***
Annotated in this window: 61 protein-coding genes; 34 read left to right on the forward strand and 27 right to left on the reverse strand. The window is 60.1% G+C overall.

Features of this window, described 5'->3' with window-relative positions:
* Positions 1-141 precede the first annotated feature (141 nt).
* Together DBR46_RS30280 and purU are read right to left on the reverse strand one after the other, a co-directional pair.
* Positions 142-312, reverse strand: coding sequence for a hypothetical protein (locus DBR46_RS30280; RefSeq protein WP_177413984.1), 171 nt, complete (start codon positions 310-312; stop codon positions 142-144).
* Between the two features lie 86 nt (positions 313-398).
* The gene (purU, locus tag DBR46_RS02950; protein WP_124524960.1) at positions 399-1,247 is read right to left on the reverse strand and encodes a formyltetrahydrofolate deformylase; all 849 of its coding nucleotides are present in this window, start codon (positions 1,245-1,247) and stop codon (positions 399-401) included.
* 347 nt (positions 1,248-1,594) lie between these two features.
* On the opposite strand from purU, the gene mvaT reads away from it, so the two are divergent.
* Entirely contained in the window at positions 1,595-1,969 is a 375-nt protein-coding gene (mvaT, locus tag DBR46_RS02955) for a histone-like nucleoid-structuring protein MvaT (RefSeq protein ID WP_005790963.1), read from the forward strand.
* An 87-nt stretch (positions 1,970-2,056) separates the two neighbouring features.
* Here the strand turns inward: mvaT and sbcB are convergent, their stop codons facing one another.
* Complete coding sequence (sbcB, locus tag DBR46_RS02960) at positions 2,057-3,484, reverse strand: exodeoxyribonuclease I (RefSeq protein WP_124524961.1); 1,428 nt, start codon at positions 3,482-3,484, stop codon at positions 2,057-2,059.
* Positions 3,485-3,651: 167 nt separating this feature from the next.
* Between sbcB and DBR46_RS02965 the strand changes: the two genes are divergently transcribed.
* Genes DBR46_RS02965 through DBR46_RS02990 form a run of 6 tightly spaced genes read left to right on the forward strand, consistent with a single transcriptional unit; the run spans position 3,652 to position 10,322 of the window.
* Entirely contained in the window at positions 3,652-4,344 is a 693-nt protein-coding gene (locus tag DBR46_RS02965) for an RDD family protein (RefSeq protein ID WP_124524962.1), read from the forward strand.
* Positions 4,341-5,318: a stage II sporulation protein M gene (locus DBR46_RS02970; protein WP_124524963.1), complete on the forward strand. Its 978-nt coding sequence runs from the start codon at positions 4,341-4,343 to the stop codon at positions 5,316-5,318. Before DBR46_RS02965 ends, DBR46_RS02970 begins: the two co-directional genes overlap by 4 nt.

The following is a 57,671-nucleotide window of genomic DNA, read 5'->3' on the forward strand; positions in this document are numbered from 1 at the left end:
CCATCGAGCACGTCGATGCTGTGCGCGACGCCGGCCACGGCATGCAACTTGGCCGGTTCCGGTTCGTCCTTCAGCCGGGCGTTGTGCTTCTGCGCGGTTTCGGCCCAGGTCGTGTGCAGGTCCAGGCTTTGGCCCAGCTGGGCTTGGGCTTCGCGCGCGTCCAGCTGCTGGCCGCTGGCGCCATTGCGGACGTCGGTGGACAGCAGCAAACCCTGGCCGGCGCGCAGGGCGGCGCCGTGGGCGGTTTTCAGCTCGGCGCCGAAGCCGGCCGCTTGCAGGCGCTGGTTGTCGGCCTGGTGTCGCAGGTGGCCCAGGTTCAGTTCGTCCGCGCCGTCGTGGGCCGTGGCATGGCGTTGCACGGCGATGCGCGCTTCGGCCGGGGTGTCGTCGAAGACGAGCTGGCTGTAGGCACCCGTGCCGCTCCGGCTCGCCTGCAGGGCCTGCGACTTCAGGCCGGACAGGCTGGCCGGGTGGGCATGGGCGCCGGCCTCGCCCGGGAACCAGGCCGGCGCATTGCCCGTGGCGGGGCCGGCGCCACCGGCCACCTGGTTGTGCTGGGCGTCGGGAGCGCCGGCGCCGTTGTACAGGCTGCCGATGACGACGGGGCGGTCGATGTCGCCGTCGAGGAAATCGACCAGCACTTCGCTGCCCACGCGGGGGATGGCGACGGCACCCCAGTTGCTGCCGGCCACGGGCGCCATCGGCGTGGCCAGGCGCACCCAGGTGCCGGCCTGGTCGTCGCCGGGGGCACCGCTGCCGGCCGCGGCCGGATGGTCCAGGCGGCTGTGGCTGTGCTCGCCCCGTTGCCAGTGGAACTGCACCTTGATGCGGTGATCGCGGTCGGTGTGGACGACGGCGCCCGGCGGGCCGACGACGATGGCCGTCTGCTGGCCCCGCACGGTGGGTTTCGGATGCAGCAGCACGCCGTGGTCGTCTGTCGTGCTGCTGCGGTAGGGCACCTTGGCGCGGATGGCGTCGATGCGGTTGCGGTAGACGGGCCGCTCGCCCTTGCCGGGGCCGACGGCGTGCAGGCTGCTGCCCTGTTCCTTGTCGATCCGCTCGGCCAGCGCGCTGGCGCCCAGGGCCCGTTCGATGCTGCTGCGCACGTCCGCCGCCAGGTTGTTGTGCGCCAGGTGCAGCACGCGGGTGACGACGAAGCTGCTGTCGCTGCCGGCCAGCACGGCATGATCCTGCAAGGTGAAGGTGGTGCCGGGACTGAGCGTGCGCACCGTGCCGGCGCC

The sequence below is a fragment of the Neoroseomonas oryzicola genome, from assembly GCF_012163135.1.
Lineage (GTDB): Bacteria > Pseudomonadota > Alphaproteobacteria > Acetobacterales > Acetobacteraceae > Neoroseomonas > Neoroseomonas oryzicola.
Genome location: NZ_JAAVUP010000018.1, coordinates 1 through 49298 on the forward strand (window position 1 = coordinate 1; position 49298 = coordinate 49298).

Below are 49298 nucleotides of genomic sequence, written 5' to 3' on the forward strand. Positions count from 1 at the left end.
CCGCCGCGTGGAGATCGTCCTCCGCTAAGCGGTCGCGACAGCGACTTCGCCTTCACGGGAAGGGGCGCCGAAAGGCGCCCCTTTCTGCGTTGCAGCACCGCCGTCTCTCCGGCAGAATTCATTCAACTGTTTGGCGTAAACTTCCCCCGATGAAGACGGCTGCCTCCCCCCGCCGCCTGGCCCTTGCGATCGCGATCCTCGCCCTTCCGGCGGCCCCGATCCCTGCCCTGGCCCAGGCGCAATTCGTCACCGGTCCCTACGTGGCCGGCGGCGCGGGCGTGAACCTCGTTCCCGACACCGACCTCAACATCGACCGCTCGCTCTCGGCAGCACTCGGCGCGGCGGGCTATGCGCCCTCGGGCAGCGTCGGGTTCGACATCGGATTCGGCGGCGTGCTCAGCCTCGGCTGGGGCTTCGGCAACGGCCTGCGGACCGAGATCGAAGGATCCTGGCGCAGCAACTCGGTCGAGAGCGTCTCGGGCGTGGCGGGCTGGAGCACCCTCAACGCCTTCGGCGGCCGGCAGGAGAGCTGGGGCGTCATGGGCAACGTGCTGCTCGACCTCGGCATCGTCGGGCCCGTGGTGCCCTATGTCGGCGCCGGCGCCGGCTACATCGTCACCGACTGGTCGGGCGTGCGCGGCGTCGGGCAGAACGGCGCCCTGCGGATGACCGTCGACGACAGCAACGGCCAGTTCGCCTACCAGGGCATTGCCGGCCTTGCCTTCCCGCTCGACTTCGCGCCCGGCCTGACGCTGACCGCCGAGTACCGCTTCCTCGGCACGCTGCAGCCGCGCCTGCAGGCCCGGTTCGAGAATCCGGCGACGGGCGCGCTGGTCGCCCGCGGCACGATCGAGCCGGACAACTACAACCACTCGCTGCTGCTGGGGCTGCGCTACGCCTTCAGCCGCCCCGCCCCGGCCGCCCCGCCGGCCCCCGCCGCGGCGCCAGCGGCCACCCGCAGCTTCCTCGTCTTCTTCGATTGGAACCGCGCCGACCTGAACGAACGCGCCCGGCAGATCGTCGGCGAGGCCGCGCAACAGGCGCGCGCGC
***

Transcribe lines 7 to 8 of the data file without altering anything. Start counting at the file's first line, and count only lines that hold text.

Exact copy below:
* The gene (purU, locus tag DBR46_RS02950; protein WP_124524960.1) at positions 399-1,247 is read right to left on the reverse strand and encodes a formyltetrahydrofolate deformylase; all 849 of its coding nucleotides are present in this window, start codon (positions 1,245-1,247) and stop codon (positions 399-401) included.
* 347 nt (positions 1,248-1,594) lie between these two features.